Think you can’t garden because you live in an apartment? Think again. You don’t have to live in the country to a have a great escape. Your patio, porch or balcony can become your garden retreat. Gardening is about being outdoors and playing in the dirt. It doesn’t matter if that dirt is in the ground or in containers. Your tiny space can yield a plentiful harvest of fruits and vegetables or a showy display of beautiful flowers.
First, evaluate the sunlight your garden space receives. This is the most important consideration for choosing plants. Does your garden face north or south? Assess the quality and quantity of sunlight each hour from sunrise to sunset. Avoid disappointment by selecting plants according to their sunlight requirements. This information is available on the nursery tag in the pot. Attempting to grow sun-loving plants in the shade is a waste of time, money and effort.
Here’s a brief explanation of terms. Full sun usually means six hours of direct sunlight. Full sun in the morning is better than full sun in the afternoon. Afternoon sun is more stressful because it’s hotter and drier. Most flowering plants and vegetables enjoy six to eight hours of full morning sun. The terms partial sun and partial shade are sometimes used interchangeably. They both mean three to six hours of sun exposure each day. Partial shade refers to morning and early afternoon sun. Partial sun plants require relief from the intense heat of the late afternoon sun. Dappled sun is similar to partial shade. It’s the sunlight that’s filtered through the branches of deciduous trees. Daylight in the forest is an example of dappled sun. Full shade means less than three hours of sun each day. The easiest way to get a true sense of light requirements is to visit your local nursery. The settings that you find the plants for sale will be the same settings you’ll need to grow them at home. Even if your balcony is in full shade there are plenty of shade-loving plants to choose from.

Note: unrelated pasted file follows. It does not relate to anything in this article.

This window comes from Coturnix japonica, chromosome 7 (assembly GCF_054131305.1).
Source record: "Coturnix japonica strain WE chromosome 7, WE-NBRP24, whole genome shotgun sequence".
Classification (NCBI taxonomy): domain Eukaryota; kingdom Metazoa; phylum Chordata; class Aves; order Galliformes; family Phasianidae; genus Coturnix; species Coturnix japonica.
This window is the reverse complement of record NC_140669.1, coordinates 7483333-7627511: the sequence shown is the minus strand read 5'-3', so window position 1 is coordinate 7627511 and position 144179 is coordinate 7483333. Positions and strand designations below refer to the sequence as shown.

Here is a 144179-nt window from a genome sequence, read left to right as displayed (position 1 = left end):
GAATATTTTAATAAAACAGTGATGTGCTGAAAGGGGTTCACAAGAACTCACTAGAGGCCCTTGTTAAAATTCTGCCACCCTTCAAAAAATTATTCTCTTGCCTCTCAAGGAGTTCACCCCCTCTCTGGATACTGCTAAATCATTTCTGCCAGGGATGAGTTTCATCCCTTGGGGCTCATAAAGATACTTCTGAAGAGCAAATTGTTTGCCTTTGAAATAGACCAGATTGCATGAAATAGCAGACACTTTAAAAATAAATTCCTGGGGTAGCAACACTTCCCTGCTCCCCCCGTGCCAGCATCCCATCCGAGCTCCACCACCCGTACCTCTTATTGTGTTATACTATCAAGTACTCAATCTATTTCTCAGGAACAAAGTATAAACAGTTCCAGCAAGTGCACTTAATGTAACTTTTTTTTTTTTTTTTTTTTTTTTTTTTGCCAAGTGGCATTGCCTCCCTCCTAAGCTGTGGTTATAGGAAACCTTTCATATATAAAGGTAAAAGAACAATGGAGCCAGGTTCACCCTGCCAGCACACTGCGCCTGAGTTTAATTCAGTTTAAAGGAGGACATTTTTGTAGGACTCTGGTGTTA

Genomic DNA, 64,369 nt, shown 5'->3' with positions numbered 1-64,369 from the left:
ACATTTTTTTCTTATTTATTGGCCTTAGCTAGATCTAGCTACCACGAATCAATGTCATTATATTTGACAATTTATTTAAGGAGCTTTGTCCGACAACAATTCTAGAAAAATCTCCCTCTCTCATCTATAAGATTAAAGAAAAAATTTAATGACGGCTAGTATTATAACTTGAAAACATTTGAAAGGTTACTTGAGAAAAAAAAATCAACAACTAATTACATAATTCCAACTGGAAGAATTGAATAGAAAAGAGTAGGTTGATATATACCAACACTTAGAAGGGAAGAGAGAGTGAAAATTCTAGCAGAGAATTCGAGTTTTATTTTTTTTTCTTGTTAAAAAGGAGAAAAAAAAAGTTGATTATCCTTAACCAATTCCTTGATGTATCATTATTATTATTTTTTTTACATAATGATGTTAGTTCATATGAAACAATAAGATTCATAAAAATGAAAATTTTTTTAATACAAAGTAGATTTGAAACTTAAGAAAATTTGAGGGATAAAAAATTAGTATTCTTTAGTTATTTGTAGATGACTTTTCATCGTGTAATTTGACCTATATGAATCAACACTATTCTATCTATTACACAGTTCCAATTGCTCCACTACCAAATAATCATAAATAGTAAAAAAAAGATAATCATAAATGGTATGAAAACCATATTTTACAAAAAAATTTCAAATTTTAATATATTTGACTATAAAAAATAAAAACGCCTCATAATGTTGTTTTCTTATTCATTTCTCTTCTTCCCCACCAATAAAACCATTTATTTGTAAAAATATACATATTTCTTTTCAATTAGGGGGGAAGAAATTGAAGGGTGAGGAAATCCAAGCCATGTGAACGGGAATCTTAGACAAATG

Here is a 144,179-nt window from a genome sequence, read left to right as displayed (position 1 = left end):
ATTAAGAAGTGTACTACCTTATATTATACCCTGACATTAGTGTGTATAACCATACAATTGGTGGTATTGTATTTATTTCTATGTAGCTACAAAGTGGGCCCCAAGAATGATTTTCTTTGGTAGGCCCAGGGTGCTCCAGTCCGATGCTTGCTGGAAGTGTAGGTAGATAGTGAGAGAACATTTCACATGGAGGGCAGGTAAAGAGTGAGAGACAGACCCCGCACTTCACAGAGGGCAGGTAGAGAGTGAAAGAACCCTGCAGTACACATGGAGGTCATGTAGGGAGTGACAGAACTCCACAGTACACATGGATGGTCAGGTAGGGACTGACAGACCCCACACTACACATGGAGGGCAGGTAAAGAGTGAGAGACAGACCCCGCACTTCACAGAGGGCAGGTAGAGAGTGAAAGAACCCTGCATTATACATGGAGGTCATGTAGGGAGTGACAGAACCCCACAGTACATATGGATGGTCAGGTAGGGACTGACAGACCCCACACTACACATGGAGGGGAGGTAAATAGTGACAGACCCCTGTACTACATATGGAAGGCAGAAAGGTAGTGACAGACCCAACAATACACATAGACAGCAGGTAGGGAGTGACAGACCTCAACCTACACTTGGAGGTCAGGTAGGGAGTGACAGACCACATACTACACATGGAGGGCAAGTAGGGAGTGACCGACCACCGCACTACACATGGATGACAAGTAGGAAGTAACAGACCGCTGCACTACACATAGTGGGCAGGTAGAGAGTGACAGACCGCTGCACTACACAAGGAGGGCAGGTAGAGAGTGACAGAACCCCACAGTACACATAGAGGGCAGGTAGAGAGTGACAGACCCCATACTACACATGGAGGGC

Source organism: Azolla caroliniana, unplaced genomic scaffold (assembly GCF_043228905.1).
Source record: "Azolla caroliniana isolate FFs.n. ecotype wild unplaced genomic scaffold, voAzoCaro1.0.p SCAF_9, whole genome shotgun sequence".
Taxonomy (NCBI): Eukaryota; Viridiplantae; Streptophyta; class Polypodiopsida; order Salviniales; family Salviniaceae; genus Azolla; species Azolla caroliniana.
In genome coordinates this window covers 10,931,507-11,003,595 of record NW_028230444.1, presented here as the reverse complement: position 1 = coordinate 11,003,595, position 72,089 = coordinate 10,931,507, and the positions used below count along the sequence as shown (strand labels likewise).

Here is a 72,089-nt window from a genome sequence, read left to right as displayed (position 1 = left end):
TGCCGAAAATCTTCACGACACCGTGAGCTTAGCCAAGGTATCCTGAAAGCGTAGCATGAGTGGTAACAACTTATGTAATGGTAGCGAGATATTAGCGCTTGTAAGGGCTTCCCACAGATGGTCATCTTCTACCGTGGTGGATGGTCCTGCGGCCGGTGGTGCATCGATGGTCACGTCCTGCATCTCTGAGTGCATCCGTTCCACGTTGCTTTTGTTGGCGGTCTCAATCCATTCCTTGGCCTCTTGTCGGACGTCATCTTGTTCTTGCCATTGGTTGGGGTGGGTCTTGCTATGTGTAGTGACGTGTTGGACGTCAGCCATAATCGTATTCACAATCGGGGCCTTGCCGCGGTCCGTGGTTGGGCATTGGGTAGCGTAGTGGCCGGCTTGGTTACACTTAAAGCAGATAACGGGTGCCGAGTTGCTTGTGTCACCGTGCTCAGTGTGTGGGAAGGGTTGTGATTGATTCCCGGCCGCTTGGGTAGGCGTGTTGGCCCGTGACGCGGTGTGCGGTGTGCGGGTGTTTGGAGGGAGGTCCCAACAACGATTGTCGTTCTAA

Planter boxes are a classy way to garden. Make sure the box itself drains freely. Be sure to use coconut liners in your planter boxes as well as your hanging baskets. During the growing season they hold water and release it slowly. Coconut fibers also have anti-fungal properties that help prevent plant diseases. At the end of the growing season, cleanup is so much easier. Just lift up the liners and add the whole thing to your compost pile.
Nothing draws more attention than a fancy window box. Again, make sure it drains well and use a coconut liner. Use a potting mix but don’t fill more than two-thirds full. This keeps it from spilling over when you water. You’ll want at least three types of plants in a window box: one that grows up, one that spills over the sides and one that will fill in the gaps. Contrasting colors and greenery make for dramatic displays. Miniature roses are an excellent choice for window boxes. Use every inch of your limited space. Grow things up instead of out. Grow vertically against a wall. Railing planters come in a wide variety, from your basic fire escape type to five-star luxury. The containers you choose should match the look and feel of your apartment and reflect your personal style.
Rachel and Ivan Minnis are avid gardeners. They live in Leavenworth. For more information, visit The Minnis Rose Garden on Facebook. Contact them at firstname.lastname@example.org